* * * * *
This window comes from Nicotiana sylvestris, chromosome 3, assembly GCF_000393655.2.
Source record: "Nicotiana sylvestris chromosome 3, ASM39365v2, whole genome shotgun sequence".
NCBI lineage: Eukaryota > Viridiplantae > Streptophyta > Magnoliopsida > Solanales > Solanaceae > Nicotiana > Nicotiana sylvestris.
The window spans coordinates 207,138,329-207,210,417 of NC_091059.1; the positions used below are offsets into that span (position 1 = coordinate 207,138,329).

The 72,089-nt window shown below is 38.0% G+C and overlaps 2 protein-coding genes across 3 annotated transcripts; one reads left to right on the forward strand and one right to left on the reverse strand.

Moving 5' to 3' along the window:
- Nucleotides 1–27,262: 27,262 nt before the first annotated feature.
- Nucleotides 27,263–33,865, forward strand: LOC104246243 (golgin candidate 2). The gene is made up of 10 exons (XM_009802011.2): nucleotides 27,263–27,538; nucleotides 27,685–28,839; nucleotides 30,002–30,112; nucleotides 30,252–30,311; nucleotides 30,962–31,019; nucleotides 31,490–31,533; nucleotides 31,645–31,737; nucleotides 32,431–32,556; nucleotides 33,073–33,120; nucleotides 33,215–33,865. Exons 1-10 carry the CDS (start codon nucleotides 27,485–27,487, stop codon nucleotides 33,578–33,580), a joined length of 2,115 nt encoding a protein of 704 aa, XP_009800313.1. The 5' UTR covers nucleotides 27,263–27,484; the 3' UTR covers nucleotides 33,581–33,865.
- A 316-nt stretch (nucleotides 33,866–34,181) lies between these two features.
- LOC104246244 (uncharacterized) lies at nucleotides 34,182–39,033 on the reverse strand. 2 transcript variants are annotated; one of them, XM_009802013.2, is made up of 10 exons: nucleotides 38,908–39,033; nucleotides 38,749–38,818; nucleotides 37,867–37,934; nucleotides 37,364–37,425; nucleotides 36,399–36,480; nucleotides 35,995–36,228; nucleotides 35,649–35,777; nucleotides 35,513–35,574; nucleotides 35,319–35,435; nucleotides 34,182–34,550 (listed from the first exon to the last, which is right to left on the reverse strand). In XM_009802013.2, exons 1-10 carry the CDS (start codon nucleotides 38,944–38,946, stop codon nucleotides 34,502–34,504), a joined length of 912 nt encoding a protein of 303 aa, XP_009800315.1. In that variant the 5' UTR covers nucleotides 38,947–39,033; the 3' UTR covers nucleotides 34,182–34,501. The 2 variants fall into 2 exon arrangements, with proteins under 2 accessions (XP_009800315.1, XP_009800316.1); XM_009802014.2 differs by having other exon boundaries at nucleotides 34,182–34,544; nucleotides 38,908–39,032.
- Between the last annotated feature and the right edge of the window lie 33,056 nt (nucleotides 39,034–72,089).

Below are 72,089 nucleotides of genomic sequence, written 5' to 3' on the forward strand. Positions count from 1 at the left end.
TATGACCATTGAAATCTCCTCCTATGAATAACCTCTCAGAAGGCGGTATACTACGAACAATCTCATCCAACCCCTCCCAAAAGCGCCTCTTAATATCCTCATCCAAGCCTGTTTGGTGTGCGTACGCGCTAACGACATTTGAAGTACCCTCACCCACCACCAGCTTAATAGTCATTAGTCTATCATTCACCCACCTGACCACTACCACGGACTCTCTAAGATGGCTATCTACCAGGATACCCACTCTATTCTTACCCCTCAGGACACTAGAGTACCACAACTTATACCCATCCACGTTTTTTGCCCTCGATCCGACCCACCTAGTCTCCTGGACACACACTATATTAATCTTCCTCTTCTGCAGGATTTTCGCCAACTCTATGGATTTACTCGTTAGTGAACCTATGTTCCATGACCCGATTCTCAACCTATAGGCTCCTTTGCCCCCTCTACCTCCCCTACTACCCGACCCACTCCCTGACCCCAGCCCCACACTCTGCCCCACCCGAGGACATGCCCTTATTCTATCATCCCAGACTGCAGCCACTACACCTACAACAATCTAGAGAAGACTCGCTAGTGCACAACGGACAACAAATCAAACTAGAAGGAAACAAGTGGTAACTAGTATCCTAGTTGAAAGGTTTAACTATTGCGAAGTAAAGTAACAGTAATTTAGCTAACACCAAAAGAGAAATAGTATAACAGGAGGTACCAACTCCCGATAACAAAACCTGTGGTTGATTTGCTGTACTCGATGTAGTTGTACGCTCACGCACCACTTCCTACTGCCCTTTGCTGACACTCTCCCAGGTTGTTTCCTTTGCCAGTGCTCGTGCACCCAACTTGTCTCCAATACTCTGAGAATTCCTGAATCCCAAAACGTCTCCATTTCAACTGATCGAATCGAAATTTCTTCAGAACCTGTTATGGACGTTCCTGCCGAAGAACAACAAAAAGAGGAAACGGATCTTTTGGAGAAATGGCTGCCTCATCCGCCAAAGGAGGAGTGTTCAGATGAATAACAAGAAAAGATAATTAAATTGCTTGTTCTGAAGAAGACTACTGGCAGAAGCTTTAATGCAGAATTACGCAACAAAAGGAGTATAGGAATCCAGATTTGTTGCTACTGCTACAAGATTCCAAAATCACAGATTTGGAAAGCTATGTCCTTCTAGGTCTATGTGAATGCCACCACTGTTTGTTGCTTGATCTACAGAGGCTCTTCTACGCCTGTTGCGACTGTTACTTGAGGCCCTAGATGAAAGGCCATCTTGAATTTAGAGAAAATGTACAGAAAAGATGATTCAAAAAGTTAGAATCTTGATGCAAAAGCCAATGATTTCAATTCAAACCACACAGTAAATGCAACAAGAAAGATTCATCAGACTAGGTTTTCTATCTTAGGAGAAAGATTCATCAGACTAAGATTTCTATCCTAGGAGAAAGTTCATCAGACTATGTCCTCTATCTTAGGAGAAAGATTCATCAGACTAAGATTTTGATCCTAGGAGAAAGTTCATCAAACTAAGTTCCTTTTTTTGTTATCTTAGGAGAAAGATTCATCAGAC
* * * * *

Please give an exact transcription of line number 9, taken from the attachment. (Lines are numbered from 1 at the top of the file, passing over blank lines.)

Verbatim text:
- A 316-nt stretch (nucleotides 33,866–34,181) lies between these two features.